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John 9:4

    John 9:4 Translations

    King James Version (KJV)

    I must work the works of him that sent me, while it is day: the night cometh, when no man can work.

    American King James Version (AKJV)

    I must work the works of him that sent me, while it is day: the night comes, when no man can work.

    American Standard Version (ASV)

    We must work the works of him that sent me, while it is day: the night cometh, when no man can work.

    Basic English Translation (BBE)

    While it is day we have to do the works of him who sent me: the night comes when no work may be done.

    Webster's Revision

    We must work the works of him that sent me, while it is day: the night cometh, when no man can work.

    World English Bible

    I must work the works of him who sent me, while it is day. The night is coming, when no one can work.

    English Revised Version (ERV)

    We must work the works of him that sent me, while it is day: the night cometh, when no man can work.

    Clarke's Commentary on John 9:4

    While it is day - Though I plainly perceive that the cure of this man will draw down upon me the malice of the Jewish rulers, yet I must accomplish the work for which I came into the world whole it is day - while the term of this life of mine shall last. It was about six months after this that our Lord was crucified. It is very likely that the day was now declining, and night coming on; and he took occasion from this circumstance to introduce the elegant metaphor immediately following. By this we are taught that no opportunity for doing good should be omitted - Day representing the opportunity: Night, the loss of that opportunity.

    Barnes' Notes on John 9:4

    The works of him ... - The works of beneficence and mercy which God has commissioned me to do, and which are expressive of his goodness and power. This was on the Sabbath day John 9:14; and though Jesus had endangered his life (John 5:1-16 by working a similar miracle on the Sabbath, yet he knew that this was the will of God that he should do good, and that he would take care of his life.

    While it is day - The day is the proper time for work - night is not. This is the general, the universal sentiment. While the day lasts it is proper to labor. The term "day" here refers to the life of Jesus, and to the opportunity thus afforded of working miracles. His life was drawing to a close. It was probably but about six months after this when he was put to death. The meaning is, My life is near its close. While it continues I must employ it in doing the works which God has appointed.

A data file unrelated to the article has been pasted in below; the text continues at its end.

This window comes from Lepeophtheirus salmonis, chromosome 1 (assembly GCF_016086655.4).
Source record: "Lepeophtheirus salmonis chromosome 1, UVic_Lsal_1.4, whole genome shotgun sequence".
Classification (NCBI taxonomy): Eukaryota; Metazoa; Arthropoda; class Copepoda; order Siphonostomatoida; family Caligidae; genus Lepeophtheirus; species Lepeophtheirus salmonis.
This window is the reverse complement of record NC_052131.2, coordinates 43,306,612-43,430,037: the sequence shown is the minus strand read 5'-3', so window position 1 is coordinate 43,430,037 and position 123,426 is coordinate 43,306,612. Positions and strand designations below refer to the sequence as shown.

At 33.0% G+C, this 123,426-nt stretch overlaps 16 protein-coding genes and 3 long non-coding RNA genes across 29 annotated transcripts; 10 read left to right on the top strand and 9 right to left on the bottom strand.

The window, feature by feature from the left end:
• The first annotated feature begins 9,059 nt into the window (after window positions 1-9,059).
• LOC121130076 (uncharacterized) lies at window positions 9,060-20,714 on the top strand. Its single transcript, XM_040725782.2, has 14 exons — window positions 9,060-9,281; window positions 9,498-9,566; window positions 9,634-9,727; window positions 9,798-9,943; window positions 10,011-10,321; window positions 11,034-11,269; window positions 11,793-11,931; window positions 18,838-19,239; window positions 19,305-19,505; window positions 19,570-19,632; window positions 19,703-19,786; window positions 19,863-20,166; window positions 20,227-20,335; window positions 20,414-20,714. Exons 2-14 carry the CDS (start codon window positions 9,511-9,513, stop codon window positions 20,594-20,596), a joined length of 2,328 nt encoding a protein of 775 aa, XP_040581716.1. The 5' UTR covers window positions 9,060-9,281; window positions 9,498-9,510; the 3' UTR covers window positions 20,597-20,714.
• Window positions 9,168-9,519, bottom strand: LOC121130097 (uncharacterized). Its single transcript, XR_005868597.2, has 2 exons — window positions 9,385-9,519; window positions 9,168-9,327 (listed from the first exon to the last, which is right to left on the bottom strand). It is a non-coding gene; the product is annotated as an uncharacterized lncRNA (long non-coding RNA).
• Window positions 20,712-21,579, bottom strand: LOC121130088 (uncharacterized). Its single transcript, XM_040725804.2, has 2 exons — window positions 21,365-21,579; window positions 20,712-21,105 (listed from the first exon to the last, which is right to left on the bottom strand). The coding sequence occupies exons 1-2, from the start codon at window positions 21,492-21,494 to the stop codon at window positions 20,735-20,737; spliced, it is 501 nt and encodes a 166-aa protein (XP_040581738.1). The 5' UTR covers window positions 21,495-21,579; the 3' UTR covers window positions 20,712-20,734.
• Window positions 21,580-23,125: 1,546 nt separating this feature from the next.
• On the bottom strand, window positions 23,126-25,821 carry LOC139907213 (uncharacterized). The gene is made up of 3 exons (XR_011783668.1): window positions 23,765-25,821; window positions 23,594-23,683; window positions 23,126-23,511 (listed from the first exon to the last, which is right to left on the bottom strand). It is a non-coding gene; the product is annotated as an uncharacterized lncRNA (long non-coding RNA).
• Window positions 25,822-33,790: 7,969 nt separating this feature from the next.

The night cometh - Night here represents death. It was drawing near, and he must therefore do what he had to do soon. It is not improbable, also, that this took place near the close of the Sabbath, as the sun was declining, and the shades of evening about to appear. This supposition will give increased beauty to the language which follows.

    No man can work - It is literally true that day is the appropriate time for toil, and that the night of death is a time when nothing can be done. Ecclesiastes 9:10; "there is no work, nor device, nor knowledge, nor wisdom in the grave." From this we may learn:

    1. that it is our duty to employ all our time in doing the will of God.

    2. that we should seek for opportunities of doing good, and suffer none to pass without improving it. We go but once through the world, and we cannot return to correct errors, and recall neglected opportunities of doing our duty.

    3. We should be especially diligent in doing our Lord's work from the fact that the night of death is coming. This applies to the aged, for they must soon die; and to the young, for they may soon be called away from this world to eternity.

    Wesley's Notes on John 9:4

    9:4 The night is coming - Christ is the light. When the light is withdrawn night comes, when no man can work - No man can do any thing toward working out his salvation after this life is ended. Yet Christ can work always. But he was not to work upon earth, only during the day, or season which was appointed for him.
    Book: John